Paco Plaza’s Verónica is a by-the-numbers demonic possession horror that boasts good production values but little in the way of originality.
Teenager Verónica must look after her siblings whilst her mother works. When she and two school friends play with a Ouija board, there are unwanted consequences…
Taking place over a three-day period, Verónica is a demonic possession horror loosely based on a real police case. The catalyst for supernatural events is a ouija board game that goes wrong; in this sense, it similar to a number of other horror movies. The film is set up with a brief segment from the finale which reveals little about the events. It then begins from the day of the fateful game.
Protagonist Verónica is a sympathetic character. Having to look after her younger siblings whilst their mother works long hours, it is easy to feel for the teenage girl. As events progress, it is clear the supernatural activities speak to her fears of responsibility and her relationship with her mother. Director and co-writer Paco Plaza plays with these ideas so that they are overt at times, but do not overwhelm the narrative.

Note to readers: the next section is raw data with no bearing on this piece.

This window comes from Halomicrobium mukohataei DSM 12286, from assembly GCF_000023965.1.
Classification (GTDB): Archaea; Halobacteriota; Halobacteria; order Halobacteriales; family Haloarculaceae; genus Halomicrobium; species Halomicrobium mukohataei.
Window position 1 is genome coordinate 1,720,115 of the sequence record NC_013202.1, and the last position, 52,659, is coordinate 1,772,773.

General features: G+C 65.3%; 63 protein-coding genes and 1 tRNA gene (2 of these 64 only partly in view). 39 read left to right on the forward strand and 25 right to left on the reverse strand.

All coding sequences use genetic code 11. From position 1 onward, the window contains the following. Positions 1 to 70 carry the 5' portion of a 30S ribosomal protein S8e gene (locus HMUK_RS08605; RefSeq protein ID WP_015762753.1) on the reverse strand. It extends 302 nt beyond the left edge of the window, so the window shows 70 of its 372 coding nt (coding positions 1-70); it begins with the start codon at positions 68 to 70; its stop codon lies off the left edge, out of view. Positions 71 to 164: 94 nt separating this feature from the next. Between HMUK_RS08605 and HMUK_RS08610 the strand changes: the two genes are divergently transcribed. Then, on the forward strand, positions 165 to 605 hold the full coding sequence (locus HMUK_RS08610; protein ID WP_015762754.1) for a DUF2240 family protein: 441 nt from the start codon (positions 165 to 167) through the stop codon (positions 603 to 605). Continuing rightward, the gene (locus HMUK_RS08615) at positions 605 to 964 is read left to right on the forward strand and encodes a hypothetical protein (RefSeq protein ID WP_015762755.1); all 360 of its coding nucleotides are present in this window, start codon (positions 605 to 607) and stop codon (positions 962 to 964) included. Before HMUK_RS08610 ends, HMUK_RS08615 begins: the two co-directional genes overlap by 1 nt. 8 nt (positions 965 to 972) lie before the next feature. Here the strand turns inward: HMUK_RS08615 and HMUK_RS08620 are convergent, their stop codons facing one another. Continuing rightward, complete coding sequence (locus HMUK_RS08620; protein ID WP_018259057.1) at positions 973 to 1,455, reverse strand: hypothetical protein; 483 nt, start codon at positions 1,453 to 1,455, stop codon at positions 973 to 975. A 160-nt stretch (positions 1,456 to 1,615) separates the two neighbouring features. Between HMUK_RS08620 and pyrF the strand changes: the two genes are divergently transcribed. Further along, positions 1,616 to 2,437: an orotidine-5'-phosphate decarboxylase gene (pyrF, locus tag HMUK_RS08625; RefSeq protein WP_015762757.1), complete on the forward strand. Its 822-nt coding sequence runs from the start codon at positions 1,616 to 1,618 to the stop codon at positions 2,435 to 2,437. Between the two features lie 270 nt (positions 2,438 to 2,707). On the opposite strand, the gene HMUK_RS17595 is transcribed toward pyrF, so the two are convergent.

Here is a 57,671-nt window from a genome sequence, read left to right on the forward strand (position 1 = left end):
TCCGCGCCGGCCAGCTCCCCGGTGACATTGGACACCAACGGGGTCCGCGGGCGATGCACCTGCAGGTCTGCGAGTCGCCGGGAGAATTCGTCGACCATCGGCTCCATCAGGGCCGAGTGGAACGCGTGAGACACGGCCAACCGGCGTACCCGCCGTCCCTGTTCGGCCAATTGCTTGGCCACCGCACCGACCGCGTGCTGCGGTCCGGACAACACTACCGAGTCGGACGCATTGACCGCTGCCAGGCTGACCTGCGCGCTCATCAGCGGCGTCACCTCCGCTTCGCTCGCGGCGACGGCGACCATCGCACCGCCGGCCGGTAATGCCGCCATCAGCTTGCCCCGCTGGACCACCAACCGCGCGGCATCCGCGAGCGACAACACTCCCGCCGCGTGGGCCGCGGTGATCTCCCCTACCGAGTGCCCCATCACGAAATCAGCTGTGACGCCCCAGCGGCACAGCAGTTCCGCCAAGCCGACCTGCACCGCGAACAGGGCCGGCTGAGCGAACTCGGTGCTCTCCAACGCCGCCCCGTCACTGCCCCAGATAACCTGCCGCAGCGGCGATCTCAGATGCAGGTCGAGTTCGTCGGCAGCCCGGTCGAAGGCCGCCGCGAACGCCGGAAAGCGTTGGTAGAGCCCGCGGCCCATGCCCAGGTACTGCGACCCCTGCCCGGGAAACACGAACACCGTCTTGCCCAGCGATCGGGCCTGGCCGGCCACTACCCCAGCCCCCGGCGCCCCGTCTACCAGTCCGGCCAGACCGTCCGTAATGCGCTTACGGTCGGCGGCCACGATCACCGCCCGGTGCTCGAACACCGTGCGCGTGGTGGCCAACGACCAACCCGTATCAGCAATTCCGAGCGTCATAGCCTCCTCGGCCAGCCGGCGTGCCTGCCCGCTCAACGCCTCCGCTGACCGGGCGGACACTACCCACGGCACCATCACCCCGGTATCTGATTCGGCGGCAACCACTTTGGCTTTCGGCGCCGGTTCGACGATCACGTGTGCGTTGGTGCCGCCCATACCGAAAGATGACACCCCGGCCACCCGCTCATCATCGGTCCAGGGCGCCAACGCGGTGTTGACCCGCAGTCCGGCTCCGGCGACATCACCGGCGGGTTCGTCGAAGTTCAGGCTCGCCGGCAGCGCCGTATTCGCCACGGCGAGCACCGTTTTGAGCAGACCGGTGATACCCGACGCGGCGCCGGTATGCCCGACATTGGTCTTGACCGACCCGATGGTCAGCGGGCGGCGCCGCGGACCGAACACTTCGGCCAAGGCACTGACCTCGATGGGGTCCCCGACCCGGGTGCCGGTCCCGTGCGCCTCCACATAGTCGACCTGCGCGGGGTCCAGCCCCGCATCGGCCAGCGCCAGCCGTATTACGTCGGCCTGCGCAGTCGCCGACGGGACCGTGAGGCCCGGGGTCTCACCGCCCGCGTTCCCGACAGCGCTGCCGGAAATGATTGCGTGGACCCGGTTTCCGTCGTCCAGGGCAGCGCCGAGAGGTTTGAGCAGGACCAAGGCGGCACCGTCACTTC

Various conventions are present in the film. The familiar horror tropes such as the absent parents, the creepy sage who imparts knowledge, and the nightmare sequences all play their role. There are a number of tense scenes, but the film never really terrifies. One thing Plaza does well is not expend the tension before the film’s climax. This results in one of the better recent finales in this sub-genre.
The special effects are good throughout. The film makes the most of the lighting, and sound design is also effective. Performances from the young cast are great. Sandra Escacena is believable, whilst the younger children act well both as natural siblings and in the film’s scarier scenes. They are aided by a decent script.
Verónica is an amply entertaining picture, but one that lacks an original slant.
Verónica is being screened at the BFI London Film Festival in October 2017.